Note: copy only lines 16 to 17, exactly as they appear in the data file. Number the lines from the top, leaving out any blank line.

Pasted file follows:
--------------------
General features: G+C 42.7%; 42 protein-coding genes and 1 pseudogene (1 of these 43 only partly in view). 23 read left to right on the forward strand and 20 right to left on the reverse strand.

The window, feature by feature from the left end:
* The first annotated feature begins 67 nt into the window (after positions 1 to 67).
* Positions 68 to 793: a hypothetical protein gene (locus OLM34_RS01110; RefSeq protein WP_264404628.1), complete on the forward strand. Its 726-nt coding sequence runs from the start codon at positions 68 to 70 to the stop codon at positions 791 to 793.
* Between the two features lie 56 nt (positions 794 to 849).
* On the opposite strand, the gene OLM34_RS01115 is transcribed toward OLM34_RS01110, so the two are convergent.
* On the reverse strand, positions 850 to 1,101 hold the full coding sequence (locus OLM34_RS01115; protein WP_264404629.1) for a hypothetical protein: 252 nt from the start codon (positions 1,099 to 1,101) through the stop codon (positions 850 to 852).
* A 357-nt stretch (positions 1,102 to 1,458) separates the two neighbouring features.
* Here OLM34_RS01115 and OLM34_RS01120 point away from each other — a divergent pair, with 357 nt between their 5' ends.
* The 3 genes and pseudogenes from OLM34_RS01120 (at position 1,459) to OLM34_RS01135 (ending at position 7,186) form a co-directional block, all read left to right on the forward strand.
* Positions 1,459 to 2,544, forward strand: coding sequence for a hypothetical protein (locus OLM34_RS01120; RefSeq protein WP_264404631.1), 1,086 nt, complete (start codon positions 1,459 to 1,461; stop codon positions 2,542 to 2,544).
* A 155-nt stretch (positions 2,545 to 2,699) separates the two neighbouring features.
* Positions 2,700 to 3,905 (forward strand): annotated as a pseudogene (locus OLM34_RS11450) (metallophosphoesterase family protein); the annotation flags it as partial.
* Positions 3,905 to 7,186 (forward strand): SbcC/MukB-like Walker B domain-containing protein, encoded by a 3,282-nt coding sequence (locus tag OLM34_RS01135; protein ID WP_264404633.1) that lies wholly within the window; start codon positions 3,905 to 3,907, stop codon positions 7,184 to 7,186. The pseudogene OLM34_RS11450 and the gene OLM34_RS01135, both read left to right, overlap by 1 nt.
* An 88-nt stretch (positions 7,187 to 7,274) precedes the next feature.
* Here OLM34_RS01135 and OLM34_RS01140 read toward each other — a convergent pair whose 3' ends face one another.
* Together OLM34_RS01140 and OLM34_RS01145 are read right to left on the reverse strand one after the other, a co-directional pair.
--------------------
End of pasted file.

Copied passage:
* Here OLM34_RS01135 and OLM34_RS01140 read toward each other — a convergent pair whose 3' ends face one another.
* Together OLM34_RS01140 and OLM34_RS01145 are read right to left on the reverse strand one after the other, a co-directional pair.